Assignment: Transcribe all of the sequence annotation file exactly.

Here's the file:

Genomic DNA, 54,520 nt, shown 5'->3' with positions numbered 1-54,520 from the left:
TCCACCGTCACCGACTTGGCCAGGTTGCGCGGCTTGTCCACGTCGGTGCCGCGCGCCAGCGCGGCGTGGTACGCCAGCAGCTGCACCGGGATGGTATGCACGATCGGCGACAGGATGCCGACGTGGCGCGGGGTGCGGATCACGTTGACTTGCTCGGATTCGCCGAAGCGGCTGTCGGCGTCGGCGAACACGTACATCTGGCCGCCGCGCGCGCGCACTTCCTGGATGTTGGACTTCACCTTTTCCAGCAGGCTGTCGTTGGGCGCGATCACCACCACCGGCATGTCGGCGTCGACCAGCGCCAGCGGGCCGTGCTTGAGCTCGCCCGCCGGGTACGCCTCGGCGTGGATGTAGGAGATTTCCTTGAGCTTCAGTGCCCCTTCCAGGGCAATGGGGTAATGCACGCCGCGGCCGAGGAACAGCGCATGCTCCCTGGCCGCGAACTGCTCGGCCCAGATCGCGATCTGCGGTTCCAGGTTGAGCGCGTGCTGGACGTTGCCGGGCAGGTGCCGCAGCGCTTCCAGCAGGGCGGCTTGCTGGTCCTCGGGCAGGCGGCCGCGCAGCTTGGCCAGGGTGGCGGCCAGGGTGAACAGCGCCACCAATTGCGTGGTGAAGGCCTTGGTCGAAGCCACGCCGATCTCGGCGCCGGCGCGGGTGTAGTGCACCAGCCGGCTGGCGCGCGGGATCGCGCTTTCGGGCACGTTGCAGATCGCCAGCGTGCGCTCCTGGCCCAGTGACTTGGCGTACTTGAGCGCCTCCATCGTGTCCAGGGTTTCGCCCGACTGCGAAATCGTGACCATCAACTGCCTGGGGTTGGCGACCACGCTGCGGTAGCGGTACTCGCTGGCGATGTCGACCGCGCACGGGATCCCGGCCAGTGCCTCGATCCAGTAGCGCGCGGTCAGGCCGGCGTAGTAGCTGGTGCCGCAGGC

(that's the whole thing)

Genomic DNA, 54,520 nt, shown 5'->3' with positions numbered 1-54,520 from the left:
TCCACCGTCACCGACTTGGCCAGGTTGCGCGGCTTGTCCACGTCGGTGCCGCGCGCCAGCGCGGCGTGGTACGCCAGCAGCTGCACCGGGATGGTATGCACGATCGGCGACAGGATGCCGACGTGGCGCGGGGTGCGGATCACGTTGACTTGCTCGGATTCGCCGAAGCGGCTGTCGGCGTCGGCGAACACGTACATCTGGCCGCCGCGCGCGCGCACTTCCTGGATGTTGGACTTCACCTTTTCCAGCAGGCTGTCGTTGGGCGCGATCACCACCACCGGCATGTCGGCGTCGACCAGCGCCAGCGGGCCGTGCTTGAGCTCGCCCGCCGGGTACGCCTCGGCGTGGATGTAGGAGATTTCCTTGAGCTTCAGTGCCCCTTCCAGGGCAATGGGGTAATGCACGCCGCGGCCGAGGAACAGCGCATGCTCCCTGGCCGCGAACTGCTCGGCCCAGATCGCGATCTGCGGTTCCAGGTTGAGCGCGTGCTGGACGTTGCCGGGCAGGTGCCGCAGCGCTTCCAGCAGGGCGGCTTGCTGGTCCTCGGGCAGGCGGCCGCGCAGCTTGGCCAGGGTGGCGGCCAGGGTGAACAGCGCCACCAATTGCGTGGTGAAGGCCTTGGTCGAAGCCACGCCGATCTCGGCGCCGGCGCGGGTGTAGTGCACCAGCCGGCTGGCGCGCGGGATCGCGCTTTCGGGCACGTTGCAGATCGCCAGCGTGCGCTCCTGGCCCAGTGACTTGGCGTACTTGAGCGCCTCCATCGTGTCCAGGGTTTCGCCCGACTGCGAAATCGTGACCATCAACTGCCTGGGGTTGGCGACCACGCTGCGGTAGCGGTACTCGCTGGCGATGTCGACCGCGCACGGGATCCCGGCCAGTGCCTCGATCCAGTAGCGCGCGGTCAGGCCGGCGTAGTAGCTGGTGCCGCAGGC